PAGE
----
How long will it take to have pilotless planes?
Five answers about the pilotless aircraft
Bank UBS caused a sensation with a study on pilotless aviation. "Building systems that are less dependent on pilots could increase safety and reduce costs for the industry," writes the institute. "We see the possibility of $ 35 billion in cost savings over two decades." But where does the industry stand when it comes to autonomous flying? Time for some questions and answers:
How is it going?
On the one hand, many technologies are already available and in use. The autopilot has long been doing the work in passenger aircraft at cruising altitude, landings and more. The military uses unmanned drones and drives the technology forward. The German Aerospace Center announced only in mid-July that it had tested “a new type of aircraft for the development of future drones ready for series production” together with Airbus Defense and Space. Sagitta flew autonomously on a preprogrammed course for 7 minutes. BAE Systems is currently testing a pilotless Jetstream 31.
On the other hand, in many places it is still unclear where the journey is going. An example: The UBS study writes about “remotely controlled planes”, ie aircraft that are remotely controlled from the ground. Boeing's head of development, Mike Sinnett, said in an interview with aeroTELEGRAPH that the only way to be one hundred percent secure was “not to have a control path to the ground”. So for him, it's not about remote control, but about artificial intelligence, a learning algorithm on board.
So when does it start?
The key question is when a technology will be ready for autonomous flying that is at least as safe as aviation is today. When asked how much time the aircraft manufacturer Boeing - which is currently preparing initial tests with the technology - still needs, Sinnett said: “I can't even begin to predict. I can imagine it happening in less than five years. For commercial operation it will probably take longer. "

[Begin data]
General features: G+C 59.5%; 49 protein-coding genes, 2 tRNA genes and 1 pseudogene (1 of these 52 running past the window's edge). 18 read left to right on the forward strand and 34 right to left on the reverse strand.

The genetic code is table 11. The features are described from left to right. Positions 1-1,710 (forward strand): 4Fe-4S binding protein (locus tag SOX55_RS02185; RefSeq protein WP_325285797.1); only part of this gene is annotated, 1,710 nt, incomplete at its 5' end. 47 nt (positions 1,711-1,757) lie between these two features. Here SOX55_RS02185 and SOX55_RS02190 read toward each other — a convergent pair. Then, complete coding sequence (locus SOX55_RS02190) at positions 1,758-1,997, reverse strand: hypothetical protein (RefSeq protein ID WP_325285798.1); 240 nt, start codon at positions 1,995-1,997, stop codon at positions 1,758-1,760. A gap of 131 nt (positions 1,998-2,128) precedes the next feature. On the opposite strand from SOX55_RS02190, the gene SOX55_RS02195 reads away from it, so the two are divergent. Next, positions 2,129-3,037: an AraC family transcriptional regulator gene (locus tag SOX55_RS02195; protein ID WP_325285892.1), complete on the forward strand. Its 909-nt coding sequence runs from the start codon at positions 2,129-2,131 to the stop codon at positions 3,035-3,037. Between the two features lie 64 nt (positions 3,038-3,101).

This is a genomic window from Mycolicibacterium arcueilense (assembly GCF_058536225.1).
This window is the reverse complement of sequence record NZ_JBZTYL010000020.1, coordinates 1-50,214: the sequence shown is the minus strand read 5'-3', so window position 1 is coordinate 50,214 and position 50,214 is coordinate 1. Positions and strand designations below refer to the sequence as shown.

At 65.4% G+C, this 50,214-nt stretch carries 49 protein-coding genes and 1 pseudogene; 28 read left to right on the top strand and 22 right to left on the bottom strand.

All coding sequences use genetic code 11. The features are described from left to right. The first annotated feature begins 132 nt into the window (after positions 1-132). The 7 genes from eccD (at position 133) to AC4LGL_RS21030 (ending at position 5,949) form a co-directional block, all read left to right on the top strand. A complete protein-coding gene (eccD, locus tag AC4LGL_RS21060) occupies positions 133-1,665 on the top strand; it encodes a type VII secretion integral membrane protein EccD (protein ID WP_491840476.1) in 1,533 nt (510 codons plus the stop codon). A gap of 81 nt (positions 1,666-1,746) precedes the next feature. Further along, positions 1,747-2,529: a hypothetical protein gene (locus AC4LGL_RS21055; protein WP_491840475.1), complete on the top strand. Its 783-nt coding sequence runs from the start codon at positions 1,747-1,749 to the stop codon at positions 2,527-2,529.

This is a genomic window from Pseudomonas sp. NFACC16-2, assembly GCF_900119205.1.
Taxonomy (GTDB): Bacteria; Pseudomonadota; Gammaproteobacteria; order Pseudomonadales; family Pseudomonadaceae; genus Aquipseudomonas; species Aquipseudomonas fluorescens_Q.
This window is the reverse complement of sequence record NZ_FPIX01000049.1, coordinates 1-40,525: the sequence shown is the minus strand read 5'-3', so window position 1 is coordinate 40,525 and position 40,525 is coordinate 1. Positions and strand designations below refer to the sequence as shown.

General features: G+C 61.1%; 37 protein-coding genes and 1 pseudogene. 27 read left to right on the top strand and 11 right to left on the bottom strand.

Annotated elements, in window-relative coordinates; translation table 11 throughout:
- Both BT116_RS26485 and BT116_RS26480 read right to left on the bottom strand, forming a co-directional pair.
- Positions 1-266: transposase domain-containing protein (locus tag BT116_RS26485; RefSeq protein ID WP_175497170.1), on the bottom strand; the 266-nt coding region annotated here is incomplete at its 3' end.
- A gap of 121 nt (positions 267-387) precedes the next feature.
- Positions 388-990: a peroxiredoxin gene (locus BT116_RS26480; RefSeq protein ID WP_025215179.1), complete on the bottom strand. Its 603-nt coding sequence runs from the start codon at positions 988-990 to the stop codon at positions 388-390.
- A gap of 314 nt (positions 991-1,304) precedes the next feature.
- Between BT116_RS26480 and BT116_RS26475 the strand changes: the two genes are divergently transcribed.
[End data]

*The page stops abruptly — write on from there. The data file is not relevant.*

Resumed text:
Small cargo planes in remote regions could lead the way. UBS has visualized its estimates, starting with the digital tower through to commercial passenger flights with “reduced workload in the cockpit”:
Can it even work?
Nobody knows. "Maybe zero pilots are not available," said Boeing manager Sinnett. But then the number of pilots could possibly be reduced. "Maybe then you can fly a route like Seattle-Dubai with fewer than five pilots," said Sinnett. UBS is also looking into the possibility of only having one pilot in the cockpit.
What do the passengers think?
Of 8,000 respondents surveyed by UBS, 54 percent said it was unlikely to fly an airplane without human pilots. This contrasted with 17 percent who would probably do it. Americans were less skeptical than Germans and French, for example. Better educated and younger respondents (18 to 34 years of age) were also more open to a purely computer-controlled flight.
How do the pilots react?
The pilots are of course not very enthusiastic about the prospect of being replaced by computers. "Even if the technical development advances quickly, the computer will certainly not take over the cockpit of an aircraft in the foreseeable future," said Markus Wahl, spokesman for the German cockpit pilots' association in response to the study. In contrast to a computer, only humans are able to find creative solutions in dynamic situations and thus save lives.
"An example of this is the failure of both engines after a bird strike on US Airways flight 1549 and the subsequent emergency landing on the Hudson, which Chesley Sullenberger and his crew made, in which all occupants survived," writes Cockpit. "It is more than questionable whether such a situation, which was actually not intended by the aircraft designers, can be solved similarly by a computer."
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